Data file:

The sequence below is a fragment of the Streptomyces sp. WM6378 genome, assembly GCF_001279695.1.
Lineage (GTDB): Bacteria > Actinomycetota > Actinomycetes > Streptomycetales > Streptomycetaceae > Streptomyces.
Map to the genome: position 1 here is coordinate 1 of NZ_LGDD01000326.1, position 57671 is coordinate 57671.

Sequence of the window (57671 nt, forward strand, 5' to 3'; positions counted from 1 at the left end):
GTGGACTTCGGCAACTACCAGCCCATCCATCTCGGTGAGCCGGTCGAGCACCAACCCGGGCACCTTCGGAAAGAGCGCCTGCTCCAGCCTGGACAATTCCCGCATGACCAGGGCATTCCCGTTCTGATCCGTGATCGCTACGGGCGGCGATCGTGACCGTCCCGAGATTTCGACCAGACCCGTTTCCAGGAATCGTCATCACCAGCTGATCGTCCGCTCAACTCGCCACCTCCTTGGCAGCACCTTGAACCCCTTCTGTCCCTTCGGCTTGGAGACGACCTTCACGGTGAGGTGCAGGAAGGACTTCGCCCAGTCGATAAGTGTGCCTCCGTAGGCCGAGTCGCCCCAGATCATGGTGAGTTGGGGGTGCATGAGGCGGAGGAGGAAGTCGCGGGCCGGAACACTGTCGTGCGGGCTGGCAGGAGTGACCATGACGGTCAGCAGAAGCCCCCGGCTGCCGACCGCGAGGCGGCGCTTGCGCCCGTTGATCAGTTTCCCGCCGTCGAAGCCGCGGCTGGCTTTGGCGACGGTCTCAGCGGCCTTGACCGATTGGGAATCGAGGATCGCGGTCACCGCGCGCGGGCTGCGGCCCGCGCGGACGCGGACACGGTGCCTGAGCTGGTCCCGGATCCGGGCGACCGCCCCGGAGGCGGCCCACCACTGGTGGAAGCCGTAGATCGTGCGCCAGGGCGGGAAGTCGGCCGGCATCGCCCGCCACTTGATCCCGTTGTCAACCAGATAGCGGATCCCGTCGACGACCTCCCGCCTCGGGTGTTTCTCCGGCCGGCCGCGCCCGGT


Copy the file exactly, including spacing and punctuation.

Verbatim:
The sequence below is a fragment of the Streptomyces sp. WM6378 genome, assembly GCF_001279695.1.
Lineage (GTDB): Bacteria > Actinomycetota > Actinomycetes > Streptomycetales > Streptomycetaceae > Streptomyces.
Map to the genome: position 1 here is coordinate 1 of NZ_LGDD01000326.1, position 57671 is coordinate 57671.

Sequence of the window (57671 nt, forward strand, 5' to 3'; positions counted from 1 at the left end):
GTGGACTTCGGCAACTACCAGCCCATCCATCTCGGTGAGCCGGTCGAGCACCAACCCGGGCACCTTCGGAAAGAGCGCCTGCTCCAGCCTGGACAATTCCCGCATGACCAGGGCATTCCCGTTCTGATCCGTGATCGCTACGGGCGGCGATCGTGACCGTCCCGAGATTTCGACCAGACCCGTTTCCAGGAATCGTCATCACCAGCTGATCGTCCGCTCAACTCGCCACCTCCTTGGCAGCACCTTGAACCCCTTCTGTCCCTTCGGCTTGGAGACGACCTTCACGGTGAGGTGCAGGAAGGACTTCGCCCAGTCGATAAGTGTGCCTCCGTAGGCCGAGTCGCCCCAGATCATGGTGAGTTGGGGGTGCATGAGGCGGAGGAGGAAGTCGCGGGCCGGAACACTGTCGTGCGGGCTGGCAGGAGTGACCATGACGGTCAGCAGAAGCCCCCGGCTGCCGACCGCGAGGCGGCGCTTGCGCCCGTTGATCAGTTTCCCGCCGTCGAAGCCGCGGCTGGCTTTGGCGACGGTCTCAGCGGCCTTGACCGATTGGGAATCGAGGATCGCGGTCACCGCGCGCGGGCTGCGGCCCGCGCGGACGCGGACACGGTGCCTGAGCTGGTCCCGGATCCGGGCGACCGCCCCGGAGGCGGCCCACCACTGGTGGAAGCCGTAGATCGTGCGCCAGGGCGGGAAGTCGGCCGGCATCGCCCGCCACTTGATCCCGTTGTCAACCAGATAGCGGATCCCGTCGACGACCTCCCGCCTCGGGTGTTTCTCCGGCCGGCCGCGCCCGGT